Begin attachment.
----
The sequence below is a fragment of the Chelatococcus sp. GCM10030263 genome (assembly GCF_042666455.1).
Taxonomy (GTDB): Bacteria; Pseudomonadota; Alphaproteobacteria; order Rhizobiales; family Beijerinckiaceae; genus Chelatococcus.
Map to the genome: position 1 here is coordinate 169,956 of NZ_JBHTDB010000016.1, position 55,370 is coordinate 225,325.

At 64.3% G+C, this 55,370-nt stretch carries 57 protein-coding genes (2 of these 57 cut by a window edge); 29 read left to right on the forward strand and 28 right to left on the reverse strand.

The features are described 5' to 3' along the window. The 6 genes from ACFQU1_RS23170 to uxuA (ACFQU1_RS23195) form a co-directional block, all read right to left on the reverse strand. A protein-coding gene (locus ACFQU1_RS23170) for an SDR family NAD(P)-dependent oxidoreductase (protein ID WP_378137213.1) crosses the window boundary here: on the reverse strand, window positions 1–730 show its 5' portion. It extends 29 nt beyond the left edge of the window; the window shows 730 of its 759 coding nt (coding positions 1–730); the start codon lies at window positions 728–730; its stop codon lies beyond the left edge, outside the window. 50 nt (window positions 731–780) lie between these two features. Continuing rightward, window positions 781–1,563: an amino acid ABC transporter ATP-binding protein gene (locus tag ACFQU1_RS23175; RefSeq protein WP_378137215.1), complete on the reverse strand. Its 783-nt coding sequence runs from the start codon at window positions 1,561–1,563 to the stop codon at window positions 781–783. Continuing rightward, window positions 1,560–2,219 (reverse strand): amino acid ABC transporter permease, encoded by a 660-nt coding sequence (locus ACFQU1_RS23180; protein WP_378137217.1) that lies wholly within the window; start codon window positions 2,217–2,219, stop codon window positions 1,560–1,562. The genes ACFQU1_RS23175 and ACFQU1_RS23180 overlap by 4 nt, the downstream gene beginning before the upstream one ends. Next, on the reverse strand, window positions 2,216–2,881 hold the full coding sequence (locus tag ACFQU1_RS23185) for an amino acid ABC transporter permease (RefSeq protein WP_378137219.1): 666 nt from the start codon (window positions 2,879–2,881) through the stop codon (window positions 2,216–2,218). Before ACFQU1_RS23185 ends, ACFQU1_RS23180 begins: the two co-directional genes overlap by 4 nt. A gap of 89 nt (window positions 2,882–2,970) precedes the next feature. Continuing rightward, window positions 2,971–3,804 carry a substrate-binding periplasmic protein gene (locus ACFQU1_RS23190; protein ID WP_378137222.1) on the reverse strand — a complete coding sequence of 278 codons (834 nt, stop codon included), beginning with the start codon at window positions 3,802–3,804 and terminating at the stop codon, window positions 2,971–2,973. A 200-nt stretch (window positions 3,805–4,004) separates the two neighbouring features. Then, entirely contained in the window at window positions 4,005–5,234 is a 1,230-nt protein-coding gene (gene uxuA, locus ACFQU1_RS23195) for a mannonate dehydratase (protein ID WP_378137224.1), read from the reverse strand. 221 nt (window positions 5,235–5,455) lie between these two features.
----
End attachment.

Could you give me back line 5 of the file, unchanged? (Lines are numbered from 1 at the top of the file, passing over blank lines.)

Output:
The features are described 5' to 3' along the window. The 6 genes from ACFQU1_RS23170 to uxuA (ACFQU1_RS23195) form a co-directional block, all read right to left on the reverse strand. A protein-coding gene (locus ACFQU1_RS23170) for an SDR family NAD(P)-dependent oxidoreductase (protein ID WP_378137213.1) crosses the window boundary here: on the reverse strand, window positions 1–730 show its 5' portion. It extends 29 nt beyond the left edge of the window; the window shows 730 of its 759 coding nt (coding positions 1–730); the start codon lies at window positions 728–730; its stop codon lies beyond the left edge, outside the window. 50 nt (window positions 731–780) lie between these two features. Continuing rightward, window positions 781–1,563: an amino acid ABC transporter ATP-binding protein gene (locus tag ACFQU1_RS23175; RefSeq protein WP_378137215.1), complete on the reverse strand. Its 783-nt coding sequence runs from the start codon at window positions 1,561–1,563 to the stop codon at window positions 781–783. Continuing rightward, window positions 1,560–2,219 (reverse strand): amino acid ABC transporter permease, encoded by a 660-nt coding sequence (locus ACFQU1_RS23180; protein WP_378137217.1) that lies wholly within the window; start codon window positions 2,217–2,219, stop codon window positions 1,560–1,562. The genes ACFQU1_RS23175 and ACFQU1_RS23180 overlap by 4 nt, the downstream gene beginning before the upstream one ends. Next, on the reverse strand, window positions 2,216–2,881 hold the full coding sequence (locus tag ACFQU1_RS23185) for an amino acid ABC transporter permease (RefSeq protein WP_378137219.1): 666 nt from the start codon (window positions 2,879–2,881) through the stop codon (window positions 2,216–2,218). Before ACFQU1_RS23185 ends, ACFQU1_RS23180 begins: the two co-directional genes overlap by 4 nt. A gap of 89 nt (window positions 2,882–2,970) precedes the next feature. Continuing rightward, window positions 2,971–3,804 carry a substrate-binding periplasmic protein gene (locus ACFQU1_RS23190; protein ID WP_378137222.1) on the reverse strand — a complete coding sequence of 278 codons (834 nt, stop codon included), beginning with the start codon at window positions 3,802–3,804 and terminating at the stop codon, window positions 2,971–2,973. A 200-nt stretch (window positions 3,805–4,004) separates the two neighbouring features. Then, entirely contained in the window at window positions 4,005–5,234 is a 1,230-nt protein-coding gene (gene uxuA, locus ACFQU1_RS23195) for a mannonate dehydratase (protein ID WP_378137224.1), read from the reverse strand. 221 nt (window positions 5,235–5,455) lie between these two features.